Alta (poet)

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BornAlta Gerrey
(1942-05-22)May 22, 1942
Reno, Nevada, U.S.
DiedMarch 10, 2024(2024-03-10) (aged 81)
Oakland, California, U.S.
Danny Bosserman
Daniel Skarry

Alta Gerrey (May 22, 1942 – March 10, 2024) was a British-American poet, prose writer, and publisher,[2] best known as the founder of the feminist press Shameless Hussy Press and editor of the Shameless Hussy Review.[3] Her 1980 collection The Shameless Hussy won the American Book Award in 1981. She is featured in the feminist history film She's Beautiful When She's Angry.[4][5]

Alta was also one of the early collective members of the influential Bay Area feminist newspaper PLEXUS, for which she wrote a monthly column on women's writing and creativity.


Shameless Hussy Press[edit]

Alta started Shameless Hussy Press in 1969.[6] The first women-owned feminist press in California, it opened during the time of second-wave feminism. Alta used a printing press in her garage to publish books by authors such as Susan Griffin, Pat Parker, and Mitsuye Yamada.[7] Yamada later described Alta as an "energetic feminist poet" who promoted Yamada's first volume of poetry "at women’s conferences, women’s health centers, and lesbian bars."[8] The press published the first edition of For Colored Girls Who Have Considered Suicide, When the Rainbow is Enuf by Ntozake Shange, and Mary Mackey's first novel, Immersion (1972). They also published poetry by men: "Alta reasoned that since 6 percent of the books published in the U.S. were by women, 6 percent of the books she published should be by men."[7]

The press closed in 1989; its archive is held at University of California Santa Cruz.[9]

Poetry and prose[edit]

Her first volume of feminist poetry, Freedom's in Sight, was published in 1969,[10] and some of her poems were anthologized in such collections as From Feminism to Liberation (Philip G. Altbach and Edith S. Hoshino, eds, 1971).[11] Her 1980 collected works The Shameless Hussy (Crossing Press) won the American Book Award in 1981.[7][12]

Personal life[edit]

Alta was born in Reno, Nevada on May 22, 1942.[1][13] She started the Shameless Hussy Press with her second husband. She wrote a volume of "blatant lesbian poems", Letters to Women (1969).[7] After the press closed she started operating an art gallery in Berkeley, California.[14] She died of breast cancer on March 10, 2024, in Oakland, California.[1][15]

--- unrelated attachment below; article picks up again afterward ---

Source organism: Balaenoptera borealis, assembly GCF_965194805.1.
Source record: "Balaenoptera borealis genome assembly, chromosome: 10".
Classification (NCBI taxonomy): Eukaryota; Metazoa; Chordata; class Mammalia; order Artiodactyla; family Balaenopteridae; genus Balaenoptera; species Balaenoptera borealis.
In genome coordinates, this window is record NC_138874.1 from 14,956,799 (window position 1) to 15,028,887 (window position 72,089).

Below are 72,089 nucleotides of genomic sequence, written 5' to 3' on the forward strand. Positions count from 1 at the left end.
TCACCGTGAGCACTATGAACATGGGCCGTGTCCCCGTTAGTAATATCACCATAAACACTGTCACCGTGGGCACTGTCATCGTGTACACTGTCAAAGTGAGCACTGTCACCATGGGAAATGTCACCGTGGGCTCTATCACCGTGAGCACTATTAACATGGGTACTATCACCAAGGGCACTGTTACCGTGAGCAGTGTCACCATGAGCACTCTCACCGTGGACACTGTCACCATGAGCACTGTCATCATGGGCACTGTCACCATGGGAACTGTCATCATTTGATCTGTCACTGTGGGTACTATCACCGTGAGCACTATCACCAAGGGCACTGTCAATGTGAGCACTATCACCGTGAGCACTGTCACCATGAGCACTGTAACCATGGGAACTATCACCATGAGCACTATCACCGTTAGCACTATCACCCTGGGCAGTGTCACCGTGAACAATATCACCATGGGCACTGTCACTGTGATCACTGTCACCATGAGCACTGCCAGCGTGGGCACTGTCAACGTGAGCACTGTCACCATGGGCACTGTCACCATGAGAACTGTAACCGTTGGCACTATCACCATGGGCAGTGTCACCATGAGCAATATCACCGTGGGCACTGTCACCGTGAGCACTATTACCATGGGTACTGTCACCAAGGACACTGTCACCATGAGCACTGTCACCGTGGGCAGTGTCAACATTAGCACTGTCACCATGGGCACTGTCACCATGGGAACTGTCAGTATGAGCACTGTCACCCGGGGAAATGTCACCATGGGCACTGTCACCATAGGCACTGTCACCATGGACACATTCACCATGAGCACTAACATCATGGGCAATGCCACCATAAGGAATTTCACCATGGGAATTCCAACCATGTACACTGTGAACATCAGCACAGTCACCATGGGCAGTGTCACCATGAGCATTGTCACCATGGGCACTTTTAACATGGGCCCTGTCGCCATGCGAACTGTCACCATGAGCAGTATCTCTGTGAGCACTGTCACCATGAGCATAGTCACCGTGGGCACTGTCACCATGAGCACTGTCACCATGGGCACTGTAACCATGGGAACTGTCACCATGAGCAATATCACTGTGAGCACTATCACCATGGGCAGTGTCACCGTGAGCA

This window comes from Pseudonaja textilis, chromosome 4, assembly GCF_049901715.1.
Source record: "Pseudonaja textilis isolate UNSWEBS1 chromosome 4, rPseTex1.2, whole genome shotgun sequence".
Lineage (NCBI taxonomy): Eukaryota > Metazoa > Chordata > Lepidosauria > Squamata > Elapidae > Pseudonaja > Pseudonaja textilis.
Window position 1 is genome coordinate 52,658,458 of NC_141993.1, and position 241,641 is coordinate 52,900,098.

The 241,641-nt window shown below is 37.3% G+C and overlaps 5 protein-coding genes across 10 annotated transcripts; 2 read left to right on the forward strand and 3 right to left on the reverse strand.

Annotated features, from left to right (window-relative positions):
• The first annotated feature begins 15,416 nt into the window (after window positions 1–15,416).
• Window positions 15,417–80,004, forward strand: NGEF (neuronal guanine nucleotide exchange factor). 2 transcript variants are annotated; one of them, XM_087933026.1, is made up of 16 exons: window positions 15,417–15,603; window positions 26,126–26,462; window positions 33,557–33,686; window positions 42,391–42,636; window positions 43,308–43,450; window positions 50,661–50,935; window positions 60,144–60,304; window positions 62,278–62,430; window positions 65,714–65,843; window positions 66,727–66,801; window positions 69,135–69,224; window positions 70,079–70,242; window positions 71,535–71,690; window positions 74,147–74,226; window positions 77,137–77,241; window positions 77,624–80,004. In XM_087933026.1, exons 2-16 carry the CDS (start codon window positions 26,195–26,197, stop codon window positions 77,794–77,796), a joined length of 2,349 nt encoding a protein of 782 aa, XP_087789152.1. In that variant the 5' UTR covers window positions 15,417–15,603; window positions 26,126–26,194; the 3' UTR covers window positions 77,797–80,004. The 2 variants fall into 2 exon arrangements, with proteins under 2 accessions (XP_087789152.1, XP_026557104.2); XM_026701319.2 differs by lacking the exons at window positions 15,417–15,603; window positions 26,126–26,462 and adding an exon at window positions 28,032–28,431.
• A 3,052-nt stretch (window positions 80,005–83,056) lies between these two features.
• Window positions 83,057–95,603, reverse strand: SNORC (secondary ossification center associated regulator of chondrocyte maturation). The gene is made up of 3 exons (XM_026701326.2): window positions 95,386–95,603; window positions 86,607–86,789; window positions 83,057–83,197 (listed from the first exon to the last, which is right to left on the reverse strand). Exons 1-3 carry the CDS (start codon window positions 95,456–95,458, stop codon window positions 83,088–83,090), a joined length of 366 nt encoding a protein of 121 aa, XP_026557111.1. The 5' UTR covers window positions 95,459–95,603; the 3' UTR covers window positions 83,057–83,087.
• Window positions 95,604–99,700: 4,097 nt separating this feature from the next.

Alta's works include:

  • Freedom's in Sight. Aldebaran Review, 1969.
  • Letters to Women. Shameless Hussy Press, 1970.
  • poems & prose by alta. k.n.o.w., 1971.
  • burn this & memorize yourself. Times Change, 1971.
  • song of the wife, song of the mistress. Shameless Hussy Press, 1971.
  • No Visible Means of Support. Shameless Hussy Press, 1971.
  • True Story. Mama's Press, 1973.
  • Momma. Times Change, 1974.
  • i am not a practicing angel. Crossing Press, 1975.
  • Pauline & the Mysterious Pervert. Wyrd Press, 1975.
  • Theme & Variations. Aldeberan Review, 1975.
  • The Shameless Hussy, 1980.
  • Deluged with dudes: platonic & erotic love poems to men. Shameless Hussy Press, 1989.
  • Traveling tales: flings I've flung in foreign parts. Acapella Communications, 1990.



  1. ^ a b c d e Green, Penelope (May 17, 2024). "Alta, Irreverent Feminist Poet and Small-Press Pioneer, Dies at 81". The New York Times. Retrieved May 17, 2024.
  2. ^ Cathy N. Davidson; Linda Wagner-Martin; Elizabeth Ammons, eds. (1995). The Oxford companion to women's writing in the United States. Oxford University Press. ISBN 978-0-19-506608-1.
  3. ^ Moore, Honor (March–April 2009). "After 'Ariel': Celebrating the poetry of the women's movement". Boston Review. Archived from the original on 12 February 2012. Retrieved 9 February 2012.
  4. ^ "The Women".
  5. ^ "The Film — She's Beautiful When She's Angry". Retrieved 2017-04-28.
  6. ^ "Alta and the History of Shameless Hussy Press, 1969-1989". University of California, Santa Cruz. Retrieved 9 February 2012.
  7. ^ a b c d Love, Barbara J. (2006). Feminists who changed America, 1963-1975. U of Illinois P. pp. 11–12. ISBN 978-0-252-03189-2. Retrieved 9 February 2012.
  8. ^ Yamada, Mitsuye (2007). "Living in a Transformed Desert". In Jennifer Sinor (ed.). Placing the academy: essays on landscape, work, and identity. Rona Kaufman. Utah State UP. pp. 125–38. ISBN 978-0-87421-657-8.
  9. ^ "Guide to the Shameless Hussy Press records, 1968-1989". University of California, Santa Cruz. 2009. Retrieved 9 February 2012.
  10. ^ Heinemann, Sue (1996-03-01). Timelines of American women's history. Penguin. p. 326. ISBN 978-0-399-51986-4. Retrieved 9 February 2012.
  11. ^ Yates, Gayle Graham (1975-12-12). What Women Want: The Ideas of the Movement. Harvard UP. pp. ix, 115–16. ISBN 978-0-674-95079-5. Retrieved 9 February 2012.
  12. ^ American Booksellers Association (2013). "The American Book Awards / Before Columbus Foundation [1980–2012]". BookWeb. Archived from the original on March 13, 2013. Retrieved September 25, 2013. 1981 [...] The Shameless Hussy, alta
  13. ^ Blain, Virginia; Clements, Patricia; Grundy, Isobel (1990). The feminist companion to literature in English: women writers from the Middle Ages to the present. Batsford. ISBN 978-0-7134-5848-0. Retrieved 9 February 2012.
  14. ^ Metinko, Chris (August 9, 2009). "Berkeley gallery owner tries to grasp the art of staying solvent". East Bay Times. Retrieved 9 February 2012.
  15. ^ Gilbert, Andrew. "Alta, 'Shameless Hussy' and Founder of Nation's First Feminist Press, Dies at 81". KQED. Retrieved 1 April 2024.

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